Asset Freeze

James Prashant Fonseka
3 min readJun 18, 2022


The vast majority of cars and houses bought by people in the United States are financed. Interest rates are soaring to help reign in inflation. The net effect of all of this is similar to rent control, in that people are financially locked into the assets like homes and cars that we already have.

No one questions that higher interest rates reduce the demand curve. Higher interest rates mean higher monthly loan or mortgage payments which make purchasing less attractive. Mortgage rates have nearly doubled in 12 months, increasing the average mortgage payment for any given loan amount by nearly 40 percent. The monthly payment for $400k home, assuming 20% down, has gone from about $1600 to $2200 in just months. That’s bound to slow down a market in which the vast majority of buyers are getting a mortgage. But if you’re already an owner of a home, auto, or any other large financed asset, you have even more to lose.

Existing asset holders also have the opportunity cost of giving up their lower financing rate. In a market in which interest rates have been flat for some time, there should be relative neutrality if one wants to move from one $400k house to another. There are moving costs and broker fees to take into account, but those pale in comparison to the costs associated with the recent mortgage rate increases. Let’s look a specific example.

Imagine someone bought a home they thought they would stay in for many years just a year ago for $600k, and hates it. A year ago, their mortgage payment would have probably been around $2600. Today, buying a house at the same price, their mortgage payment would be closer to $3200. In order to keep their mortgage payment the same, they would have to buy a house worth only $480k. I’m not taking into account property price appreciation, as they would likely net a bit of an increase due to the unusual dynamics of the recent housing market, but any house they would buy in the same market would have likely been subject to similar appreciation, so I can compare prices from a year ago and assure you the math holds, except that you might finance a little less due to having more money for a down payment.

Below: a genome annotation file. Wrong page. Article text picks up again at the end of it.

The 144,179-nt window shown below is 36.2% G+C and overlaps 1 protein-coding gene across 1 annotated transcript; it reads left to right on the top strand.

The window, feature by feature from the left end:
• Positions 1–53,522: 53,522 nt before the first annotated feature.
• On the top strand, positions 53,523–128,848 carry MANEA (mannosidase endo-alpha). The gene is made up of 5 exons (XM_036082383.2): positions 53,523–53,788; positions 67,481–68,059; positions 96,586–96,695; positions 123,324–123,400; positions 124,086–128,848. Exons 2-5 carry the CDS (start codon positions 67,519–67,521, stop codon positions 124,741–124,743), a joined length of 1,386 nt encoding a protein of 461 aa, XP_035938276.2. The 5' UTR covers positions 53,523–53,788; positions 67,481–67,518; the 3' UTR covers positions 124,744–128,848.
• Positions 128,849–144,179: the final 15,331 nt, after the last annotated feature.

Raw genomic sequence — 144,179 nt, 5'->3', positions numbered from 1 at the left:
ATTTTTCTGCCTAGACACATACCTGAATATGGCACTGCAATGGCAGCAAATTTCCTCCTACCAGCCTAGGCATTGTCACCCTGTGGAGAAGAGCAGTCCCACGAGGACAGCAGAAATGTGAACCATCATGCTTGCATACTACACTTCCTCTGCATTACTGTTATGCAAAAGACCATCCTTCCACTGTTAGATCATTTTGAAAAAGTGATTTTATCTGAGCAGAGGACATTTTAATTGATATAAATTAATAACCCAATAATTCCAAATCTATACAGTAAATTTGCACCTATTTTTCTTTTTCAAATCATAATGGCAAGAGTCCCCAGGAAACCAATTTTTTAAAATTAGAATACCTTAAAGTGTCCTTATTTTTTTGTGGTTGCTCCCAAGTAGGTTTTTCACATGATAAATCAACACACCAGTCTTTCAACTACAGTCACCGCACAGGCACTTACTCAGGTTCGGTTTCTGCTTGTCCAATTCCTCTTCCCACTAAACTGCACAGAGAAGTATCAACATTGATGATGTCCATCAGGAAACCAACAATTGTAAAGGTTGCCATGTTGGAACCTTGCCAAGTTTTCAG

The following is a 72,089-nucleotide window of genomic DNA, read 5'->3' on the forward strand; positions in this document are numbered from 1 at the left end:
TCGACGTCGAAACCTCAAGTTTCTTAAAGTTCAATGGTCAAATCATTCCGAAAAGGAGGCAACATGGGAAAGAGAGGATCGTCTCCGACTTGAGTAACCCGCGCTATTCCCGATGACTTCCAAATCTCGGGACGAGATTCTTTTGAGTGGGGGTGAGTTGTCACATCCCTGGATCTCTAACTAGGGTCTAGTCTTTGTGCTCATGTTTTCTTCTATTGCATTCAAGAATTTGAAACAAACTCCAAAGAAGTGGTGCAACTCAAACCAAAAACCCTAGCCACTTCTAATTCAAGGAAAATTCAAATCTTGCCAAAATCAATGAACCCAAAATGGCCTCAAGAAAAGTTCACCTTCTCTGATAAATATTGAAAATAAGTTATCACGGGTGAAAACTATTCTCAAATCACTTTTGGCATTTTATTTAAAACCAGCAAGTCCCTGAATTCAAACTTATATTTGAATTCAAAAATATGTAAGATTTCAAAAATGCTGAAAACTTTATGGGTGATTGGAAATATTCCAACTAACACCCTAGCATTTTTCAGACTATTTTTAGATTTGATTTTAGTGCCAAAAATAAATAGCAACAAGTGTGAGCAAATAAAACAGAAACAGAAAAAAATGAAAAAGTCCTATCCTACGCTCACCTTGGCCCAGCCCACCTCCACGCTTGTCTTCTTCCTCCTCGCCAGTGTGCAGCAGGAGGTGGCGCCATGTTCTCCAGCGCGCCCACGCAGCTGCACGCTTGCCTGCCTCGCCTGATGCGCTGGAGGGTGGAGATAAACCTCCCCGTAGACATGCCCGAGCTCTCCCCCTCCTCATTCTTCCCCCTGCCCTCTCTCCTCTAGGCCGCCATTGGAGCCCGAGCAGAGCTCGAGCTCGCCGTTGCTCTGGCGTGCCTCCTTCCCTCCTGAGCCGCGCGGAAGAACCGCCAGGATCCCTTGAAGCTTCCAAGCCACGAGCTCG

It would be a tough pill for anyone to swallow to pay the same price for a lesser home. Current home and car owners have to consider not only that higher interest rates make it more expensive to buy new assets, but also they if they sell an existing asset to buy a new one, that they need to give up significantly more favorable loan terms if they give up their existing asset.

I financed my Mazda at 0% and my Lotus at just over 1%. If I sell either, I give up loan terms that are very favorable compared to the current market. For those with houses, this effect is way more extreme, especially if house prices stop going up and begin to retreat in some markets.

In San Francisco, people have held on to rent controlled apartments far longer than they wanted to because the cost of moving and having to pay market rents is so steep. Often, people stick to apartments they really don’t like when they could afford something better because they just can’t swallow giving up such a good deal, whether still a fit for their lifestyle of not. This new higher interest rate environment has a similar effect on every owner of a financed asset.

The net result of this for many peoples is a sort of asset freeze. Whatever you currently have that was financed in a low interest rate environment, you’re heavily incentivized to keep. People will be trading cars and moving houses less for the foreseeable future. I feel for those who don’t like what they have, as they will feel pressured to hang on to what they have for longer than they want.